For those of you who don't know: the Bermondsey Beer Mile is a loose amalgamation of brewery bars and bottle shops, located along a stretch of railway arch that's closer to two miles long nowadays. The one thing they have in common is that they're all open at roughly the same time on a Saturday afternoon, giving those of you who fancy some exercise the chance to indulge in a rather fine pub crawl. As long as you can find your way between all the bars, of course.
And this is the problem: because the Mile is something that's grown organically over a period of years, and there's no definitive central resource you can consult in order to find out where all the bars are. New ones keep opening, and old ones change location. Virtually all of the documentation of the Mile on the internet consists of one-off blog posts that quickly go out of date. I should know, as I wrote one of those myself back in 2014, and it's full of mistakes now.
(I'm Spank The Monkey, by the way: I've had an arts and entertainment review blog on the internet for over two decades. Most of the words you're going to see on here are mine, with additional contributions and photography by my pal The Belated Birthday Girl. If you're curious to see what the Mile looked like in olden days, here are some pictures The BBG took of it back in 2014.)
In the absence of any official site relating to the Mile, we've decided to start an unofficial one. We'll attempt to document all of the bars currently on the route, and how to get between them all: and whenever we hear about any changes we'll update the site as soon as we can. (You can help with this - feel free to drop us notes in the comments boxes if you find that anything's altered since we wrote about it. We've included links to the official sites of all the bars, which should hopefully have the most up-to-date information.)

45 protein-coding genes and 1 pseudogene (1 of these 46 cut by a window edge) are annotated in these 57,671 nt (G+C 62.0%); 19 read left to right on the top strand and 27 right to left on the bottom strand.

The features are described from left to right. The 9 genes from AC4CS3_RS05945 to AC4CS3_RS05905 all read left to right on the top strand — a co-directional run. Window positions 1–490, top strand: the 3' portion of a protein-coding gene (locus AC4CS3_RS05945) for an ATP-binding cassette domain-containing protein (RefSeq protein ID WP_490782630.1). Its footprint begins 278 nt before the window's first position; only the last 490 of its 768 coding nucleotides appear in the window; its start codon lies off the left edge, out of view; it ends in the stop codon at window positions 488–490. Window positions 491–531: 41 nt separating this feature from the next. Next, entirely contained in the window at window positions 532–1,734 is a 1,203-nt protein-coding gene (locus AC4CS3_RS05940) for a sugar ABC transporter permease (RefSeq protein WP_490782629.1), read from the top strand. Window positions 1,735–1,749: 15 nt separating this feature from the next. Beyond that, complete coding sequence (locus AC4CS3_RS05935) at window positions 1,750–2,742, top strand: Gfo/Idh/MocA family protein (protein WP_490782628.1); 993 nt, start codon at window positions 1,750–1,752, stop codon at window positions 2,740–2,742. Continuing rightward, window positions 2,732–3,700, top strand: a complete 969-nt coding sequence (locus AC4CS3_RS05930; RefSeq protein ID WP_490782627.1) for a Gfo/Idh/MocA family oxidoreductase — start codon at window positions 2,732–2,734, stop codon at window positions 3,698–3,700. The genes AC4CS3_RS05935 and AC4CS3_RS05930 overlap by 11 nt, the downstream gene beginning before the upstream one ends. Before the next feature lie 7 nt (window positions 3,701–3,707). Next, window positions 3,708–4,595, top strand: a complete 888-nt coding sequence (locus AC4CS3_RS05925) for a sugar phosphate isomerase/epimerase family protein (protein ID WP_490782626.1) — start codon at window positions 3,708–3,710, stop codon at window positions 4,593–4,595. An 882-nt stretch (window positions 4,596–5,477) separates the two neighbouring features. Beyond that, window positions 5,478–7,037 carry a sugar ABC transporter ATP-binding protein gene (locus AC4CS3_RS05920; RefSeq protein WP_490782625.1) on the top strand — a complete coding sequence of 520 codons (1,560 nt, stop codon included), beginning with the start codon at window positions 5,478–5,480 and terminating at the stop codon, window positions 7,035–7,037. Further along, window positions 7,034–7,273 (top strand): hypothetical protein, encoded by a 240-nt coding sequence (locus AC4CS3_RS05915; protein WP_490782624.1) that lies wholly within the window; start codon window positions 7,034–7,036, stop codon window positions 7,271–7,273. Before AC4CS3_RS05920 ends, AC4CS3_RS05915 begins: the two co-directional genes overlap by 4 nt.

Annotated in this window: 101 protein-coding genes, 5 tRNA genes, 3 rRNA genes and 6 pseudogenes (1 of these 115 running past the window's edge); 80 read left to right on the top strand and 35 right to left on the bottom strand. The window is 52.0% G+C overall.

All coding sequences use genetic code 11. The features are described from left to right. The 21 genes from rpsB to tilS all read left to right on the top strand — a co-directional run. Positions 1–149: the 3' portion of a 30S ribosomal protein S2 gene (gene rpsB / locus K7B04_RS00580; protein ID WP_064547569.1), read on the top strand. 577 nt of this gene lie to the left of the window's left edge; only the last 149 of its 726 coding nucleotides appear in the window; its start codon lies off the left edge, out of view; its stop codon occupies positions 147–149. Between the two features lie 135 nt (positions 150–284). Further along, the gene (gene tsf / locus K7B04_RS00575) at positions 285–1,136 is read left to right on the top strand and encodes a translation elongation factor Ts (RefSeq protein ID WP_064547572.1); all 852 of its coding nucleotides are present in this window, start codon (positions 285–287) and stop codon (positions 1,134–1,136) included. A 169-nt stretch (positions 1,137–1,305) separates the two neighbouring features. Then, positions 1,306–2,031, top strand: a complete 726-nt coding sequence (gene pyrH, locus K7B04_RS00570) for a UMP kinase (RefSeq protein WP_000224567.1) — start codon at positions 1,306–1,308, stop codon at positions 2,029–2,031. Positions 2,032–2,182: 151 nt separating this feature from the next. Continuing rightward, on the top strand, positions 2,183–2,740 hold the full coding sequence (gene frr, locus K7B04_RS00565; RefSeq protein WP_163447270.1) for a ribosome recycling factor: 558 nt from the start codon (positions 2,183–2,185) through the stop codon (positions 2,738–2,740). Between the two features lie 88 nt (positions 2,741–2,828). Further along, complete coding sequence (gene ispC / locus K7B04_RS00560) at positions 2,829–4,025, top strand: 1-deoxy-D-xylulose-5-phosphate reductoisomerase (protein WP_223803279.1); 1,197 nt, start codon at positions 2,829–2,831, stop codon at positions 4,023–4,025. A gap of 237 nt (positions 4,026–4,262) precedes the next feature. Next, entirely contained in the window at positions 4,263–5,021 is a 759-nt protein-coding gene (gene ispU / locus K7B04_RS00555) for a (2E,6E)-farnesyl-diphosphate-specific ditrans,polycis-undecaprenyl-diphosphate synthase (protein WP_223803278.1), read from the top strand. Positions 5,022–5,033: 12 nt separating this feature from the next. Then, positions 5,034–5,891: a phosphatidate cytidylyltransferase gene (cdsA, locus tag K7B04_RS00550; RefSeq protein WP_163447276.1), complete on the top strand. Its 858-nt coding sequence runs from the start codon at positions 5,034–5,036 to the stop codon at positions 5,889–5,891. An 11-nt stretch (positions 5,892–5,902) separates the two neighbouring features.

Here's the route as it currently stands. (You could start at the other end and work in the opposite direction, but I'll explain why we're doing it this way round in the first post.) Links with distances in them will give you a map of how to get there: links with a bar name in bold will take you to a separate page with more details about it. Bars with an asterisk next to their name also brew beer on the same premises.
- Start at Maltby Street Market (not actually a bar, more of a pre-Mile breakfast location, though there are bars in the market too)
- Walk 170m to Southwark Brewing*, 46 Druid Street
- Walk 170m to The Barrel Project, 80 Druid Street
- Walk 50m to Hawkes Cider*, 92/96 Druid Street
- Walk 150m to Hiver/All Good Beer, 56 Stanworth Street
- Walk 150m to Anspach & Hobday*, 118 Druid Street
- Walk 220m to Moor Beer, 71 Enid Street
- Walk 15m to London Calling Sweden, 72 Enid Street
- Walk 1m to Cloudwater, 73 Enid Street
- Walk 23m to Brew By Numbers*, 75/79 Enid Street
- Walk 61m to Bianca Road*, 83-84 Enid Street
- Walk 300m to Old Jamaica Business Estate, 24 Old Jamaica Road (not actually a bar, but a useful halfway point for stopping to eat something)
- Walk 260m to The Kernel*, Arch 7, Dockley Road Industrial Estate
- Walk 1km to Affinity*, 7 Almond Road
- Walk 140m to Spartan*, 8 Almond Road
- Walk 130m to EeBria, 15 Almond Road
- Walk 210m to Partizan*, 34 Raymouth Road
- Walk 650m to Fourpure*, 22 Bermondsey Trading Estate
In memoriam section: